All Signals Go for This Little Engine
04/19/2011 12:09 pm EST
UK industrial controls and railway-signal specialist Invensys is a value play on track for a buyout bid, writes Peter Shearlock in The IRS Report.
Evolution Securities’ valuation assumptions for Invensys (London: ISYS) are worth a good look for any value investor who likes to buy undervalued assets.
Using a sum-of-the-parts approach, the firm reckons the high-tech engineering outfit is worth 497 pence ($8.10) a share—a long way ahead of the recent 318 pence.
That valuation, it reckons, could be achieved either through organic growth or “corporate activity.” In other words, if Invensys doesn't get its share price up through its own endeavors, it is likely to be bought out.
One reason for that vulnerability is that each of the company's three divisions is a small-ish fish in a very big pond. In its primary areas of operations management—providing the controls that make power stations or refineries work—and rail signaling and control systems, Invensys is competing with the likes of General Eelectric (GE), Siemens (SI) and Thales (OTC: THLEF).
It does so, and very effectively, but it still looks a tasty morsel for any number of multinationals to snap up.
The profit turnaround in recent years has been mirrored in the balance sheet. Invensys had £336 million net cash at the halfway stage last September. The lingering fly in the ointment is a £600 million pension deficit. If that hole can be plugged—and the new chief executive has been working on that—it will remove one of the few deterrents to a takeover bid.
An Emerging Market Play As Well
The key to Invensys' turnaround in recent years is the breakthrough it has achieved in emerging markets—particularly the Middle East, Southeast Asia, and China. Three years ago, emerging markets made up about a sixth of the order book. Today, they account for nearly half.
Certainly, the orders are flooding in. In November, the operations management division reported a record £1 billion order book, with a £4 billion pipeline of prospects.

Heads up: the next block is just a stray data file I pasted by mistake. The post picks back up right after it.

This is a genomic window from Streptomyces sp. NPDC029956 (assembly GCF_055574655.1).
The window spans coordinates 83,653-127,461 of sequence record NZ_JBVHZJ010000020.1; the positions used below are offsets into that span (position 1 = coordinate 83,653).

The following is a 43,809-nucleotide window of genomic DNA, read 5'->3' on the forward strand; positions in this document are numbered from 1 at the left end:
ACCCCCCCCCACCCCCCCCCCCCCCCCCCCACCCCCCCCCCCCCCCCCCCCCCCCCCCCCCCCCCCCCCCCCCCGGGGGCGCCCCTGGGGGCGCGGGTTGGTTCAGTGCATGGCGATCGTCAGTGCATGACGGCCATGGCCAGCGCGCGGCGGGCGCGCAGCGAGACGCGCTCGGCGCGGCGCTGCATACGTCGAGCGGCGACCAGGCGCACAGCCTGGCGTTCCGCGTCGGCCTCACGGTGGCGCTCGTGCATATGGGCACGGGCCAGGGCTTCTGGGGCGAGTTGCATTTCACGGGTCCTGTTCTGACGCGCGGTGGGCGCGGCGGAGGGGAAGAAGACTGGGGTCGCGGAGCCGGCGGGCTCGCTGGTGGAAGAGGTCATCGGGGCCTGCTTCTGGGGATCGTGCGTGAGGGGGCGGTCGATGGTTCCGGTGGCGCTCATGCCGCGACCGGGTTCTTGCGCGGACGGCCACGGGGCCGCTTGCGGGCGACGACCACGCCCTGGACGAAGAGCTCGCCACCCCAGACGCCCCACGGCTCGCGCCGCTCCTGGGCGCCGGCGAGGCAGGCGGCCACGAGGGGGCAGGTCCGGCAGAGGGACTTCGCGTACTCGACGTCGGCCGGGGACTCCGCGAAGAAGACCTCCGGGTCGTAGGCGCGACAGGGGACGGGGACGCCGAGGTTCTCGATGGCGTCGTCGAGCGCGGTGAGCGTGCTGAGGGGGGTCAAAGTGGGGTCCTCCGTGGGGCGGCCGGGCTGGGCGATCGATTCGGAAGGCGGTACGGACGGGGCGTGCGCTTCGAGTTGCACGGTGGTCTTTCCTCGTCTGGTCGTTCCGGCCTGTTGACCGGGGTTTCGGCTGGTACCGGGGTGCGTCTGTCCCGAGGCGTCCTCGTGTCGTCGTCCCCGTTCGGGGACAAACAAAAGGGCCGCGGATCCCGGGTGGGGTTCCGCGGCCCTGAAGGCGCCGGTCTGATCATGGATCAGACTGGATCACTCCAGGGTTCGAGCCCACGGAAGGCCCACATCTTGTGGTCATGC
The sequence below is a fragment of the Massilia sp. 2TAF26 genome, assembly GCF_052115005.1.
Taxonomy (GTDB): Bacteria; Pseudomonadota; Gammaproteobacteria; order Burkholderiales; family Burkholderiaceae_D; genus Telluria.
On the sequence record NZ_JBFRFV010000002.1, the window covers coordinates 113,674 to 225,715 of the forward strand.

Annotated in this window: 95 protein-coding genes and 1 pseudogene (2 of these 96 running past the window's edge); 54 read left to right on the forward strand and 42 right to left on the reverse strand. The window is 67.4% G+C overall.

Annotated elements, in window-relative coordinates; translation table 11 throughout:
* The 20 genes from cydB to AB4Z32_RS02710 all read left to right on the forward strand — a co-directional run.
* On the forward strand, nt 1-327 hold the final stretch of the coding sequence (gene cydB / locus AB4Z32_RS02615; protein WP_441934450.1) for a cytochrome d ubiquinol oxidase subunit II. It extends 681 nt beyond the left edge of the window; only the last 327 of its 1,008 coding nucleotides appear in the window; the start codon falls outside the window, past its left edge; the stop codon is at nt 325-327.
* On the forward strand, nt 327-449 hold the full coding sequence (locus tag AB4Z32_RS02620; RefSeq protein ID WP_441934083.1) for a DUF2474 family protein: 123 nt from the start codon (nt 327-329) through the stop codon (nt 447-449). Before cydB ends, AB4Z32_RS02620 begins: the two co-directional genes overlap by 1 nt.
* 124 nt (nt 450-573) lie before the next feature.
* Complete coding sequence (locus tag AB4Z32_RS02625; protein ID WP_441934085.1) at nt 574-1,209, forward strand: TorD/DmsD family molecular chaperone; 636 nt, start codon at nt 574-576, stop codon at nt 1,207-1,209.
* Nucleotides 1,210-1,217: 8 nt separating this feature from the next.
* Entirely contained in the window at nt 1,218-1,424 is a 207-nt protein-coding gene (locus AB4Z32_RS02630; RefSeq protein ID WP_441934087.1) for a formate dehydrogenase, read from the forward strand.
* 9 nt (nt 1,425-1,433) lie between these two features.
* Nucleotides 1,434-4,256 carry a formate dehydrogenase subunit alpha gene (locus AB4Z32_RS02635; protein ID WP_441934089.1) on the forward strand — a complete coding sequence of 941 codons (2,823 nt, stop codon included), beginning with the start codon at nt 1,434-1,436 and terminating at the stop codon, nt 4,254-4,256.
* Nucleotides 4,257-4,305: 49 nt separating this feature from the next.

Big projects in emerging markets, and especially China, account for a large chunk of those orders, but Invensys has also been benefiting from an upsurge in spending in North America by big oil and gas companies.
The rail division saw a downturn in first-half orders, but the situation was expected to reverse in the second half. Here the pipeline of prospects amounts to £9 billion, which is not bad for a business turning over £700 million a year.
Invensys' third division is its controls business, which makes components and systems for domestic appliances, heating, air conditioning, and refrigeration units. Here, a strong first half is likely to have been followed by a more sedate second half.
And the Fundamentals Are Strong
Shares appear to offer good value on a number of measures. Although they sell for about 15 times likely 2010-2011 earnings, within two years the multiple could fall to about 11 on anticipated profits growth.
With no debt, Invensys has an enterprise value equivalent to about 0.8 times annual sales. An EV/sales ratio of anything less than 1 denotes good value.
Then there is the sum-of-the-parts valuation that takes the underlying businesses and tots up what they are worth. Clearly, Evolution's calculations suggest a break-up bid could prove highly profitable—even though some of that value may be heading the way of the company pension fund.
Only the lack of a worthwhile dividend yield mars the picture. The shares currently yield a little over 1%. However, this may be about to change. At the half-way stage, the company raised the interim payment by a half and is committed to a progressive payout.
It is also promising to spell out a formal dividend policy when it reports its full-year figures in May. It may need to keep shareholders sweet if a bidder materializes.